Meanwhile, the only two City shelters sank further into squalor and disrepair. The only way across the bridge was by vehicle. We saw workers
stealing trucks, buses, moving vans, semi-trucks and any car that could be hotwired. All were packed with people trying to escape the misery New
Orleans had become.

Our little encampment began to blossom. Someone stole a water delivery truck and brought it up to us. Let's hear it for looting! A mile or so down the freeway, an army truck lost a couple of pallets of C-rations on a tight turn. We ferried the food back to our camp in shopping carts.
Now secure with the two necessities, food and water; cooperation, community, and creativity flowered. We organized a clean up and hung garbage bags from the rebar poles. We made beds from wood pallets and cardboard. We designated a storm drain as the bathroom and the kids built an elaborate enclosure for privacy out of plastic, broken umbrellas, and other scraps. We even organized a food recycling system where individuals could swap out parts ofC-rations (applesauce for babies and candies for kids!).

This was a process we saw repeatedly in the aftermath of Katrina. When individuals had to fight to find food or water, it meant looking out for yourself only. You had to do whatever it took to find water for your kids or food for your parents. When these basic needs were met, people began to look out for each other, working together and constructing a community.

If the relief organizations had saturated the City with food and water in the first 2 or 3 days, the desperation, the frustration and the ugliness
would not have set in. Flush with the necessities, we offered food and water to passing families and individuals. Many decided to stay and join us. Our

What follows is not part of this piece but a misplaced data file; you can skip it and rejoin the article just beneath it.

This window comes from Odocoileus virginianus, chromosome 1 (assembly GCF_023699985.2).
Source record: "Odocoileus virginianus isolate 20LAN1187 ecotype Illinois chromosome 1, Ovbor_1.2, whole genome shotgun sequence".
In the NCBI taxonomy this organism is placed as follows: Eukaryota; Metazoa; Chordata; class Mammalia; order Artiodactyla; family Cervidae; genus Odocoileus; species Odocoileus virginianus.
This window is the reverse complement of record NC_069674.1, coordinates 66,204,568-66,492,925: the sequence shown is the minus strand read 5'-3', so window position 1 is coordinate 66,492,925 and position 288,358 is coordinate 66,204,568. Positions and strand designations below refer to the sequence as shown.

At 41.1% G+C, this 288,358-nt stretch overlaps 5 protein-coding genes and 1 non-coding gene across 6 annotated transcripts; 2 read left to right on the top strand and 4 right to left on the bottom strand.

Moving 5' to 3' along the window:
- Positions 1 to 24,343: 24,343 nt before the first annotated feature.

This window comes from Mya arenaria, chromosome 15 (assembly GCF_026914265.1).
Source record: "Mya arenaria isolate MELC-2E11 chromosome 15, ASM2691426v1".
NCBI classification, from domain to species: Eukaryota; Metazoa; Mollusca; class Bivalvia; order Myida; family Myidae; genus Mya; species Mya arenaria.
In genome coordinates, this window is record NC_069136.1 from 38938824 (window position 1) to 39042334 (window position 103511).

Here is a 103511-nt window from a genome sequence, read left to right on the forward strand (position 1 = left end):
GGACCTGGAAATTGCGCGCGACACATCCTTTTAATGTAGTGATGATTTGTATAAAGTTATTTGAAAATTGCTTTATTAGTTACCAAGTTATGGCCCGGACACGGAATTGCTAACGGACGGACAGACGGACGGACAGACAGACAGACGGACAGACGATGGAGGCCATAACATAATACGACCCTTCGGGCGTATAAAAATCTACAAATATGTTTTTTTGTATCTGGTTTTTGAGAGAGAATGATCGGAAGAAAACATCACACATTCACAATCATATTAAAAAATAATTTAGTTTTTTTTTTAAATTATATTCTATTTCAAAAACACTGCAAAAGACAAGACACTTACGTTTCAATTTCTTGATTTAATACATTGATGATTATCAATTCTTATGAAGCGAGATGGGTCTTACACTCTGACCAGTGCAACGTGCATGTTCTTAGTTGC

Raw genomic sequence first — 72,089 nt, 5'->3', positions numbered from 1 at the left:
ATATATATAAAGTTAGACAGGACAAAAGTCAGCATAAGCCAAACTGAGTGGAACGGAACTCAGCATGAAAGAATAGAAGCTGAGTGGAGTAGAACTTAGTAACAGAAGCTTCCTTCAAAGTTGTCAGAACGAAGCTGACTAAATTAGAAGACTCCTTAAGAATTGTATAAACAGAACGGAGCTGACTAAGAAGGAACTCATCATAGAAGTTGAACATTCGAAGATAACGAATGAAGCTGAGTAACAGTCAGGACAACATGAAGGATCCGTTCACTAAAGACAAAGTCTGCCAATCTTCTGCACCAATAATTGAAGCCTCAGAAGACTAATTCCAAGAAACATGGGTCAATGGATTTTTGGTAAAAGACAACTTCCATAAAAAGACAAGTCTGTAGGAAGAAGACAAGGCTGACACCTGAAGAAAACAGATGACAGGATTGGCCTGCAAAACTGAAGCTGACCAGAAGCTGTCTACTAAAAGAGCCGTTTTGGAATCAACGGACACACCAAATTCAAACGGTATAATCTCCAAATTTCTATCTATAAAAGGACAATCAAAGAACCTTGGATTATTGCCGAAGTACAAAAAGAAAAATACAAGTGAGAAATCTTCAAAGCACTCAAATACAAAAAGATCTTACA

encampment grew to 80 or 90 people. From a woman with a battery powered radio we learned that the media was talking about us. Up in full view on
the freeway, every relief and news organizations saw us on their way into the City. Officials were being asked what they were going to do about all
those families living up on the freeway? The officials responded they were going to take care of us. Some of us got a sinking feeling. "Taking care of us" had an ominous tone to it.

Unfortunately, our sinking feeling (along with the sinking City) was correct. Just as dusk set in, a Gretna Sheriff showed up, jumped out of his
patrol vehicle, aimed his gun at our faces, screaming, "Get off the fucking freeway". A helicopter arrived and used the wind from its blades to blow away our flimsy structures. As we retreated, the sheriff loaded up his truck
with our food and water. Once again, at gunpoint, we were forced off the freeway. All the law enforcement agencies appeared threatened when we
congregated or congealed into groups of 20 or more. In every congregation of "victims" they saw "mob" or "riot". We felt safety in numbers. Our "we must stay together" was impossible because the
agencies would force us into small atomized groups.

In the pandemonium of having our camp raided and destroyed, we scattered once again. Reduced to a small group of 8 people, in the dark, we sought
refuge in an abandoned school bus, under the freeway on Cilo Street. We were hiding from possible criminal elements but equally and definitely, we were hiding from the police and sheriffs with their martial law, curfew and
shoot-to-kill policies.

The next days, our group of 8 walked most of the day, made contact with New Orleans Fire Department and were eventually airlifted out by an urban